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Old 04-09-2013, 10:22 PM   #13
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Re: Out with the old, in with the new 7 window

It's rare to sell a wheelchair lift for anything other than scrap.
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Old 04-12-2013, 01:59 PM   #14
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Re: Out with the old, in with the new 7 window

I put that sucker on CL and took it out.. If there are no takers maybe I could take the metal to a welder in hopes of a min back porch and propane tank shelf. Has anyone ever used a smaller bench seat, from a van maybe, as a driver/navigator chair? The front stairs kinda turn towards the back, it may not be that awkward?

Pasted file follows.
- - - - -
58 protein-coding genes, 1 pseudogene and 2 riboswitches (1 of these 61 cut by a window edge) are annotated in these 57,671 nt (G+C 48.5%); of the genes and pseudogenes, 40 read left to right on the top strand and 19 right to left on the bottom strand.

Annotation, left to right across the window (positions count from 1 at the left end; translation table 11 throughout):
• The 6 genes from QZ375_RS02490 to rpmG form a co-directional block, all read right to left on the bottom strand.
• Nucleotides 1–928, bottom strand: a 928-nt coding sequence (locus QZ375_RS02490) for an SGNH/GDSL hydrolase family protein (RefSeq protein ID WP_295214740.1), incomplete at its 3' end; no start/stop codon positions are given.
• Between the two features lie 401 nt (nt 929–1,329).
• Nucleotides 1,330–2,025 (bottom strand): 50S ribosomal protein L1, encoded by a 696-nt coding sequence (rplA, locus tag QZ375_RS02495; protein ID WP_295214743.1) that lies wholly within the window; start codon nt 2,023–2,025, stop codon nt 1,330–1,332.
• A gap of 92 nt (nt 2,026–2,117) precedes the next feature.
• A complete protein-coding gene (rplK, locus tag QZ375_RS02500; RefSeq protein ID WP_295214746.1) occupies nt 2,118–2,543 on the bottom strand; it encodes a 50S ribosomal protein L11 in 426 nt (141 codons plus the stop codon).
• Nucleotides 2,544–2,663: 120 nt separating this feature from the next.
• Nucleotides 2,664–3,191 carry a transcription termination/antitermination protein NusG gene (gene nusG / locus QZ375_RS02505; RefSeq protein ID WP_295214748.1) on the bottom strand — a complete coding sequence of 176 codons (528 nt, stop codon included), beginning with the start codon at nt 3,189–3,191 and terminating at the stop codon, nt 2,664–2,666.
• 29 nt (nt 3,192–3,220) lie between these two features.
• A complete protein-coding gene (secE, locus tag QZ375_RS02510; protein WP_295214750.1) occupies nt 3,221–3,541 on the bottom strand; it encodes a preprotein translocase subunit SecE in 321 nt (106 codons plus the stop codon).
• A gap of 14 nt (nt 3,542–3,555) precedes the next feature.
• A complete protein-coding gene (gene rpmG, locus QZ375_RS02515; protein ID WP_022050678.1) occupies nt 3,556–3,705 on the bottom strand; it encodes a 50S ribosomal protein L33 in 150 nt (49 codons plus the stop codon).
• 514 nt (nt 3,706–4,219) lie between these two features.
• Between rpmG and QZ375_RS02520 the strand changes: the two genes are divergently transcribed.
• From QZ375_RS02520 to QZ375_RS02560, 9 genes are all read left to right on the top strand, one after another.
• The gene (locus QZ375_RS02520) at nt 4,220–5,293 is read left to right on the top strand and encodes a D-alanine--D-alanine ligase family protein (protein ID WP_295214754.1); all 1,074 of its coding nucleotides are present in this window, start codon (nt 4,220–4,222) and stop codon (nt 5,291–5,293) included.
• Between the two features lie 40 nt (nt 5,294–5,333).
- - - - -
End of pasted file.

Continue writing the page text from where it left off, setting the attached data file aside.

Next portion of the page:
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Old 04-12-2013, 03:23 PM   #15
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Re: Out with the old, in with the new 7 window

put on the back of the bus and use it as a lift,, thats what i do ,fix it that it will go into the receiver..
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Old 04-12-2013, 10:36 PM   #16
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Re: Out with the old, in with the new 7 window

Please post pics of the lift. I haven't seen one in person yet.

Thx

Nat
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Old 04-12-2013, 11:19 PM   #17
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Re: Out with the old, in with the new 7 window